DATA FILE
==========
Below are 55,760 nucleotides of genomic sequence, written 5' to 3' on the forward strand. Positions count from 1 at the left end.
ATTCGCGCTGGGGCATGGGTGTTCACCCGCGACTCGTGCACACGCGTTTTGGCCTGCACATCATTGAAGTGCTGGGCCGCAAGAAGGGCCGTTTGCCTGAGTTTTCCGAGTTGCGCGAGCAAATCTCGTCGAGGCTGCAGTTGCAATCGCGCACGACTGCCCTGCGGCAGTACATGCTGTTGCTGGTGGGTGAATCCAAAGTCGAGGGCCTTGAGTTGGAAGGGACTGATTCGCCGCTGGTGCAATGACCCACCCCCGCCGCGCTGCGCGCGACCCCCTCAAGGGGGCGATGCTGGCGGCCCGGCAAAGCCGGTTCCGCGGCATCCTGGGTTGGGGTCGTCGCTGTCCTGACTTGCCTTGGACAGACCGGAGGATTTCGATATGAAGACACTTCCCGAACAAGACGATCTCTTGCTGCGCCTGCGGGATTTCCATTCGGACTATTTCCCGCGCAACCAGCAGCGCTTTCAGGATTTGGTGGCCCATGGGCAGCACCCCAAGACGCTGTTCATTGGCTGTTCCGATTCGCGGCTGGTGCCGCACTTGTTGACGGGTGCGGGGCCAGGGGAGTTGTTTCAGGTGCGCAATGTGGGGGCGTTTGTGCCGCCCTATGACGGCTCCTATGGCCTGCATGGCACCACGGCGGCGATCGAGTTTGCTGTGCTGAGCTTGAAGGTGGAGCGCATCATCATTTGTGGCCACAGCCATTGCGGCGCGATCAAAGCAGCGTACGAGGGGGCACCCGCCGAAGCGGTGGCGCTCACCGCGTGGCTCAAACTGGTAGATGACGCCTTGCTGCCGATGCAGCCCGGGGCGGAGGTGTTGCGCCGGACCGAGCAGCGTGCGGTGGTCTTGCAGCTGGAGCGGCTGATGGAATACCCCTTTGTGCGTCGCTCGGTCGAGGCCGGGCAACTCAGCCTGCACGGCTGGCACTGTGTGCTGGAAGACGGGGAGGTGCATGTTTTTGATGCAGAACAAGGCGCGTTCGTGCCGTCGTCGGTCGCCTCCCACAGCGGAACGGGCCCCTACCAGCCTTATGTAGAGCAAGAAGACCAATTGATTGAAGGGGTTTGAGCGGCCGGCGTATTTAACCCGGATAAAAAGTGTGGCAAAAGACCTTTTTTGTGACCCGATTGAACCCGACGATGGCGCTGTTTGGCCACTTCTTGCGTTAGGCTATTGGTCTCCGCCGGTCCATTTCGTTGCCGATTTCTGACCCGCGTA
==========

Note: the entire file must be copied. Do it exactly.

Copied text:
Below are 55,760 nucleotides of genomic sequence, written 5' to 3' on the forward strand. Positions count from 1 at the left end.
ATTCGCGCTGGGGCATGGGTGTTCACCCGCGACTCGTGCACACGCGTTTTGGCCTGCACATCATTGAAGTGCTGGGCCGCAAGAAGGGCCGTTTGCCTGAGTTTTCCGAGTTGCGCGAGCAAATCTCGTCGAGGCTGCAGTTGCAATCGCGCACGACTGCCCTGCGGCAGTACATGCTGTTGCTGGTGGGTGAATCCAAAGTCGAGGGCCTTGAGTTGGAAGGGACTGATTCGCCGCTGGTGCAATGACCCACCCCCGCCGCGCTGCGCGCGACCCCCTCAAGGGGGCGATGCTGGCGGCCCGGCAAAGCCGGTTCCGCGGCATCCTGGGTTGGGGTCGTCGCTGTCCTGACTTGCCTTGGACAGACCGGAGGATTTCGATATGAAGACACTTCCCGAACAAGACGATCTCTTGCTGCGCCTGCGGGATTTCCATTCGGACTATTTCCCGCGCAACCAGCAGCGCTTTCAGGATTTGGTGGCCCATGGGCAGCACCCCAAGACGCTGTTCATTGGCTGTTCCGATTCGCGGCTGGTGCCGCACTTGTTGACGGGTGCGGGGCCAGGGGAGTTGTTTCAGGTGCGCAATGTGGGGGCGTTTGTGCCGCCCTATGACGGCTCCTATGGCCTGCATGGCACCACGGCGGCGATCGAGTTTGCTGTGCTGAGCTTGAAGGTGGAGCGCATCATCATTTGTGGCCACAGCCATTGCGGCGCGATCAAAGCAGCGTACGAGGGGGCACCCGCCGAAGCGGTGGCGCTCACCGCGTGGCTCAAACTGGTAGATGACGCCTTGCTGCCGATGCAGCCCGGGGCGGAGGTGTTGCGCCGGACCGAGCAGCGTGCGGTGGTCTTGCAGCTGGAGCGGCTGATGGAATACCCCTTTGTGCGTCGCTCGGTCGAGGCCGGGCAACTCAGCCTGCACGGCTGGCACTGTGTGCTGGAAGACGGGGAGGTGCATGTTTTTGATGCAGAACAAGGCGCGTTCGTGCCGTCGTCGGTCGCCTCCCACAGCGGAACGGGCCCCTACCAGCCTTATGTAGAGCAAGAAGACCAATTGATTGAAGGGGTTTGAGCGGCCGGCGTATTTAACCCGGATAAAAAGTGTGGCAAAAGACCTTTTTTGTGACCCGATTGAACCCGACGATGGCGCTGTTTGGCCACTTCTTGCGTTAGGCTATTGGTCTCCGCCGGTCCATTTCGTTGCCGATTTCTGACCCGCGTA